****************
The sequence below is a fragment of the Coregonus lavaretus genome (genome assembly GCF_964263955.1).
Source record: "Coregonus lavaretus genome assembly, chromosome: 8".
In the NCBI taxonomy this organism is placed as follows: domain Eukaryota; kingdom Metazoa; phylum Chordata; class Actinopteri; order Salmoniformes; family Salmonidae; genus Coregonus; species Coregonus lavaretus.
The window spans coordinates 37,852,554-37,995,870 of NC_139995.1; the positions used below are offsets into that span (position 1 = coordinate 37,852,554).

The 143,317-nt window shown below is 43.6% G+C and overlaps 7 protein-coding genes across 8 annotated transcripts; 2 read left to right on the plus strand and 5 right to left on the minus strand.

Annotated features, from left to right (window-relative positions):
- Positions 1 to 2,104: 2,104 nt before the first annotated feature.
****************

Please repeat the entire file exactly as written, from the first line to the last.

The sequence below is a fragment of the Coregonus lavaretus genome (genome assembly GCF_964263955.1).
Source record: "Coregonus lavaretus genome assembly, chromosome: 8".
In the NCBI taxonomy this organism is placed as follows: domain Eukaryota; kingdom Metazoa; phylum Chordata; class Actinopteri; order Salmoniformes; family Salmonidae; genus Coregonus; species Coregonus lavaretus.
The window spans coordinates 37,852,554-37,995,870 of NC_139995.1; the positions used below are offsets into that span (position 1 = coordinate 37,852,554).

The 143,317-nt window shown below is 43.6% G+C and overlaps 7 protein-coding genes across 8 annotated transcripts; 2 read left to right on the plus strand and 5 right to left on the minus strand.

Annotated features, from left to right (window-relative positions):
- Positions 1 to 2,104: 2,104 nt before the first annotated feature.